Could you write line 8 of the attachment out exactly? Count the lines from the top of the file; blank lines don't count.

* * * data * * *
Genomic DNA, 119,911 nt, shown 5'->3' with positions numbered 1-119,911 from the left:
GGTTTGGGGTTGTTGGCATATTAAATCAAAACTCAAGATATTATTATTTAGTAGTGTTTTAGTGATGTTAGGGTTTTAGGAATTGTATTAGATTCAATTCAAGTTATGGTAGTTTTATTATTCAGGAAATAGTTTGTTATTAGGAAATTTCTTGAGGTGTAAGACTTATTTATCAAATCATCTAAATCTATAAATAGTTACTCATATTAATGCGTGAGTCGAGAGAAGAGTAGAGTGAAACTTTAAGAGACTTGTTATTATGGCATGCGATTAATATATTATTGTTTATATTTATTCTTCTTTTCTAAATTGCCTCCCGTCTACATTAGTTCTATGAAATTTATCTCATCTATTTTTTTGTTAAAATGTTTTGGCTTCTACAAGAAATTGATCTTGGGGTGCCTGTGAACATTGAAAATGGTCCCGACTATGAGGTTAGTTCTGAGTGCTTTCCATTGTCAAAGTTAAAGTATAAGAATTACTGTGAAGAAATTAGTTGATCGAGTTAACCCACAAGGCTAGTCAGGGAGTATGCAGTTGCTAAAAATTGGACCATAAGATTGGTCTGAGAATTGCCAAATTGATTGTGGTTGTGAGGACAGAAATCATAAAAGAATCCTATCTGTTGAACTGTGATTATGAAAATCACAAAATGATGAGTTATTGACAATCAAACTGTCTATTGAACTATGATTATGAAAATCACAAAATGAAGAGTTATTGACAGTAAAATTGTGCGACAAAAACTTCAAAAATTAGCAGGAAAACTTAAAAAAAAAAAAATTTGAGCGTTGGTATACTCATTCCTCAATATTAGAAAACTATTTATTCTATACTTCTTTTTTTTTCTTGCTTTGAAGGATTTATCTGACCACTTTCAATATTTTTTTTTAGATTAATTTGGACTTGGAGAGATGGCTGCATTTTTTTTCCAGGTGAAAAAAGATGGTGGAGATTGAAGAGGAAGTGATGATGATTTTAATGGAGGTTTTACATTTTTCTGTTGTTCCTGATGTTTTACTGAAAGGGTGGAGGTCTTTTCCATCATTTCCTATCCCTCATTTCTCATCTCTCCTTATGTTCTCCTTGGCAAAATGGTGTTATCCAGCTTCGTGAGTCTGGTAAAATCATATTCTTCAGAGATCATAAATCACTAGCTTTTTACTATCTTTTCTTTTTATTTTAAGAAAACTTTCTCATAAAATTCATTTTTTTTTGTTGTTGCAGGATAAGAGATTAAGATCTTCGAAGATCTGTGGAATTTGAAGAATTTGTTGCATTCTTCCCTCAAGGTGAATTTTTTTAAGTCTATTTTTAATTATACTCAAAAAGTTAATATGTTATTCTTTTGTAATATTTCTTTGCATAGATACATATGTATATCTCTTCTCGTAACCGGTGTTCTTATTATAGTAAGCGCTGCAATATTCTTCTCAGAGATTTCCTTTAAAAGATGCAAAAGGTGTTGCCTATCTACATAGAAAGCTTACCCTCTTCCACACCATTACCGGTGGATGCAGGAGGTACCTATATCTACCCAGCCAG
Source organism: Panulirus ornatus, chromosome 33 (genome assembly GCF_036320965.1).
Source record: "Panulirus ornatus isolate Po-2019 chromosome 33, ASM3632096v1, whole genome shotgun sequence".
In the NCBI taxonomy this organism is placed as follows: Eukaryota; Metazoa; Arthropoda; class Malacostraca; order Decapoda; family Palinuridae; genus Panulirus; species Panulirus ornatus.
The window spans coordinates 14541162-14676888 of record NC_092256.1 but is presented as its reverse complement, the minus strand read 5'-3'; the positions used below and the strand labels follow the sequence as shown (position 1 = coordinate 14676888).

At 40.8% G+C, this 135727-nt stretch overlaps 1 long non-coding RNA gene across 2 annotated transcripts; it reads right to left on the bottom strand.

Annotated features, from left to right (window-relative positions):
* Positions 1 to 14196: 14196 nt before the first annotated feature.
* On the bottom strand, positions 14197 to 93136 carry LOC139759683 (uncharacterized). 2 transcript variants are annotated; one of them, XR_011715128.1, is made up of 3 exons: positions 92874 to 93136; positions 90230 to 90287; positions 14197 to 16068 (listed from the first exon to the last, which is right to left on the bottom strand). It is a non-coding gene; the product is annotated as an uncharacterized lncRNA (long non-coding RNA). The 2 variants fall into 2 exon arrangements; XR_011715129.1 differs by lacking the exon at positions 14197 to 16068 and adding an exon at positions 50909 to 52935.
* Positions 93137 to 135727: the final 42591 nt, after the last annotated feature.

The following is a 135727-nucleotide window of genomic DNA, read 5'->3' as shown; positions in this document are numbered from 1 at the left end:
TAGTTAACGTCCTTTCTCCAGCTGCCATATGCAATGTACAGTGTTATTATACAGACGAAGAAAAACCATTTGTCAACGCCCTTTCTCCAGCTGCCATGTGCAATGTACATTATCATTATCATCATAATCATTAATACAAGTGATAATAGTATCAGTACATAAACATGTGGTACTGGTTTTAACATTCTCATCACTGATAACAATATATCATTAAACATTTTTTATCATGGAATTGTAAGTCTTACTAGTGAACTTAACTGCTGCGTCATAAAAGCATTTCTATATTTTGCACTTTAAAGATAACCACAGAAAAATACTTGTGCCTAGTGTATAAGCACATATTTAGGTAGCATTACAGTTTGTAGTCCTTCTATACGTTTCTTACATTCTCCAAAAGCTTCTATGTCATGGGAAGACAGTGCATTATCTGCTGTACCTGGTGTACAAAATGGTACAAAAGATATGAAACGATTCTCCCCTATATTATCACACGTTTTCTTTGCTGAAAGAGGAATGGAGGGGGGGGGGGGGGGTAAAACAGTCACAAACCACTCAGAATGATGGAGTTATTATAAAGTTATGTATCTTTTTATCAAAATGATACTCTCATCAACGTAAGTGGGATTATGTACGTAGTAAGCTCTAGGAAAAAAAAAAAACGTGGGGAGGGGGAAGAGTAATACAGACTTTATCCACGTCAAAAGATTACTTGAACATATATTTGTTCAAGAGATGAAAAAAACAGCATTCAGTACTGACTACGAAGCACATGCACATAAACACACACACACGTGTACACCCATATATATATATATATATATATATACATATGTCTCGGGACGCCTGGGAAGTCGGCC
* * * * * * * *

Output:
Annotated features, from left to right (window-relative positions):